C. Wright's Mental Condition

Wright next argues that the ALJ erred by not taking his depression or his GAF score of 604 into account when forming the RFC. Specifically, Wright argues that his depression and GAF score should have been classified as a severe impairment under step two and thus appropriately grafted into his RFC. First, the ALJ properly considered the opinions of Dr. Dempsey and Dr. Morgan, the two mental health specialists that examined Wright. Dr. Dempsey found that Wright's mental condition did not affect his functionality, but rather that his pain limited his ability to complete mental tasks. This was corroborated by Dr. Morgan's findings that Wright's mental condition only mildly affected his overall functionality. While “[s]everity is not an onerous requirement for the claimant to meet ․ it is also not a toothless standard.” Kirby v. Astrue, 500 F.3d 705, 708 (8th Cir.2007) (citation omitted). Based on the findings of the two mental health professionals in the record, substantial evidence supports the ALJ's disposition.

Additionally, substantial evidence supports the ALJ's decision not to give weight to Wright's GAF score because GAF scores have no direct correlation to the severity standard used by the Commissioner. See 65 Fed.Reg. 50746, 50764–65 (“[GAF scores] do[ ] not have a direct correlation to the severity requirements in our mental disorders listings.”); see also Halverson v. Astrue, 600 F.3d 922, 931 (8th Cir.2010) (finding that the claimant's GAF score ranges from 52–60 “indicate [the claimant] has moderate symptoms or moderate difficulty in social or occupational functioning” (citation omitted)). Thus, even assuming the validity of the GAF score of 60, such a score supports the ALJ's decision that Wright's depression was not severe.

Wright also cites to several places in the record where Dr. Griggs and a handful of other medical professionals made statements regarding Wright's depression and anxiety. The ALJ was within his purview not to give these observations much weight because they were not from specialists in the mental health field. See 20 C.F.R. § 404.1527(c)(5). Therefore, substantial evidence supports the ALJ's consideration of Wright's mental condition.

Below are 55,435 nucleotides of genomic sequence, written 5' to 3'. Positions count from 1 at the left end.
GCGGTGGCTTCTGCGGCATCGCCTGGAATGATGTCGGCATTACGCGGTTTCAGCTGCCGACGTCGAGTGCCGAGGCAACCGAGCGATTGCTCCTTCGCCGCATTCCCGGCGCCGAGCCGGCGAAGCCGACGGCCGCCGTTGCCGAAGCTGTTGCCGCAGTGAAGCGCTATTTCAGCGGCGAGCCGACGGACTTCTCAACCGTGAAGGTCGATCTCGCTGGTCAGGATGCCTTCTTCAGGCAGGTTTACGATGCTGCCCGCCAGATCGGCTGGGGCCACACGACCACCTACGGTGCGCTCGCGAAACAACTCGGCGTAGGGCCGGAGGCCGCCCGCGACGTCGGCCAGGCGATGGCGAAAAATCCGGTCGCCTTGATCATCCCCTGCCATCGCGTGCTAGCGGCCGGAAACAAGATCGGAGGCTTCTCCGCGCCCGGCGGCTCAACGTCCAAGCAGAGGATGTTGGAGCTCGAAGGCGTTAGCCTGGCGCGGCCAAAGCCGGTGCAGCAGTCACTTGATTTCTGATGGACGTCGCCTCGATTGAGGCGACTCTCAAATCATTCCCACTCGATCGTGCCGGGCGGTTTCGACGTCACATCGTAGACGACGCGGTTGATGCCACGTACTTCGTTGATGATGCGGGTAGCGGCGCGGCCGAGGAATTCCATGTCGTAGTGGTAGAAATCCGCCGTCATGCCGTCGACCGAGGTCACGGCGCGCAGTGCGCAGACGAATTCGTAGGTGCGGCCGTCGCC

D. Consideration of the Record as a Whole

Finally, Wright argues that the ALJ failed to consider the record as a whole when determining Wright's RFC. The only argument not already addressed above is Wright's contention that the ALJ failed to take Wright's obesity into account. The record indicates this argument is without merit. “ ‘We have held that when an ALJ references the claimant's obesity during the claim evaluation process, such review may be sufficient to avoid reversal.’ “ Heino v. Astrue, 578 F.3d 873, 881 (8th Cir.2009) (quoting Brown ex rel. Williams v. Barnhart, 388 F.3d 1150, 1153 (8th Cir .2004)). The ALJ explicitly stated that he “considered the combined effects of the claimant's obesity with the claimant's other impairments when determining that he retains the ability to perform a range of sedentary work within the limitations identified.” As we have discussed above, the ALJ properly considered the record as a whole. Wright's disagreements with the ALJ's conclusions made from its review of the entire record do not mean the ALJ did not consider the whole record.

III. Conclusion

For the reasons stated herein, we affirm.


1.  The Honorable Robert E. Larson, United States Magistrate Judge for the Western District of Missouri, to whom the case was referred for final disposition by consent of the parties pursuant to 28 U.S.C. § 636(c).

2.  We have interpreted 5/5 strength test results to represent normal or maximum muscle strength. See Moore v. Astrue, 572 F.3d 520, 524 (8th Cir.2009) (associating a “5/5 strength” test result with “normal or full muscle strength” (citing Flynn v. Astrue, 513 F.3d 788, 793 (8th Cir.2008)).

3.  Wright also asserts that the ALJ “ignore[d]” Dr. Russell's testimony and “found that [his testimony] did not exist.” This argument has little merit because the ALJ acknowledged that he did take Dr. Russell's testimony into account, but only assigned it “little weight.”

4.  The GAF scale measures “psychological, social, and occupational functioning” on a 1 to 100 scale. Diagnostic and Statistical Manual of Mental Disorders 30 (4th ed.1994). A GAF score of 60 means that the patient has “moderate symptoms ․ or moderate difficulty in social, occupational, or school functioning.” Id. at 32.

SMITH, Circuit Judge.